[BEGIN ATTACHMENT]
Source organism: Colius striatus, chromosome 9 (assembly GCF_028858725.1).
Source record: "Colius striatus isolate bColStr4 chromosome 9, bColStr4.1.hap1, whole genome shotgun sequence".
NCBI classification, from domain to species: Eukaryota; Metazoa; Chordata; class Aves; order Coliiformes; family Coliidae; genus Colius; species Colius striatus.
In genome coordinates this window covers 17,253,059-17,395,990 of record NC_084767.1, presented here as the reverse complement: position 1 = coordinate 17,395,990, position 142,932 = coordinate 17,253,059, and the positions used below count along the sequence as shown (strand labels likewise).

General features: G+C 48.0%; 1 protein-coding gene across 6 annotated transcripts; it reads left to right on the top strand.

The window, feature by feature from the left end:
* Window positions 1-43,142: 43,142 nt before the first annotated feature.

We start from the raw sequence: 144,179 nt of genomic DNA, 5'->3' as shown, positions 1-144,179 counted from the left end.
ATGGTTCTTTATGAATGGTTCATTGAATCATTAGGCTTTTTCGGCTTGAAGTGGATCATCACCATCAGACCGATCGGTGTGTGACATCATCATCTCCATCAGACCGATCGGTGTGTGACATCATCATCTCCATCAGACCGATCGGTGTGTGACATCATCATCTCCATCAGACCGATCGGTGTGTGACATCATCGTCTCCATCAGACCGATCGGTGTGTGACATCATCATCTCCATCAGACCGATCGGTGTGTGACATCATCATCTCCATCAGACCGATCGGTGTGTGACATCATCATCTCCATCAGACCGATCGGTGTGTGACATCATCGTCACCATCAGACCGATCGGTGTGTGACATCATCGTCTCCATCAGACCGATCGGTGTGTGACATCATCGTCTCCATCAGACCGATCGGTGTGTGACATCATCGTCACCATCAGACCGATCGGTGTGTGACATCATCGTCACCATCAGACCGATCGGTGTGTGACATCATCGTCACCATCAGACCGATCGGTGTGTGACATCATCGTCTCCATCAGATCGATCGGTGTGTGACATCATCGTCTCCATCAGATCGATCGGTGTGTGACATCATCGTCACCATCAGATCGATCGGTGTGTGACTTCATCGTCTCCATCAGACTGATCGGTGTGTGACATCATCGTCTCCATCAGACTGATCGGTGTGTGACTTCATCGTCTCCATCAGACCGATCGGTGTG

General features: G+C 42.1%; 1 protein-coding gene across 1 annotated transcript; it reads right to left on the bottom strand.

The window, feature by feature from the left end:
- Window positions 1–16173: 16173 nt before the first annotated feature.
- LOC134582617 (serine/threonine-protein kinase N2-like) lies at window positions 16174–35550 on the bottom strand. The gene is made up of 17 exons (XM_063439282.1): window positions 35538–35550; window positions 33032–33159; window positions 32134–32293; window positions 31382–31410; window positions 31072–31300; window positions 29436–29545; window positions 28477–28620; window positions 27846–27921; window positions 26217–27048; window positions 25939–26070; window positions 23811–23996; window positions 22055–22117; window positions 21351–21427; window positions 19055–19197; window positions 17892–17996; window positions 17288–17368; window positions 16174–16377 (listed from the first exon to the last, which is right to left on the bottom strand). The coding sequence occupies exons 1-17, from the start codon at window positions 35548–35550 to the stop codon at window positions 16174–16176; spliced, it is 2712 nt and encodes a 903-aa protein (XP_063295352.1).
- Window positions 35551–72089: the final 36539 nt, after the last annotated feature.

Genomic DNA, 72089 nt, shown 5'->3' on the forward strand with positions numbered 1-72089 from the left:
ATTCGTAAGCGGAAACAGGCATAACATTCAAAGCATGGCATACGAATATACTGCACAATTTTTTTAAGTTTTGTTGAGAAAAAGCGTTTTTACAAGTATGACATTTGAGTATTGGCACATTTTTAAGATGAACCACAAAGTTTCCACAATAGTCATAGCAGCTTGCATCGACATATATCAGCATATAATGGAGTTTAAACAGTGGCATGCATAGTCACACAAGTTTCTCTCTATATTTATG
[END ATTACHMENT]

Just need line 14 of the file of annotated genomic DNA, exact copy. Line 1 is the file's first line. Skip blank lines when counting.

- Window positions 35551–72089: the final 36539 nt, after the last annotated feature.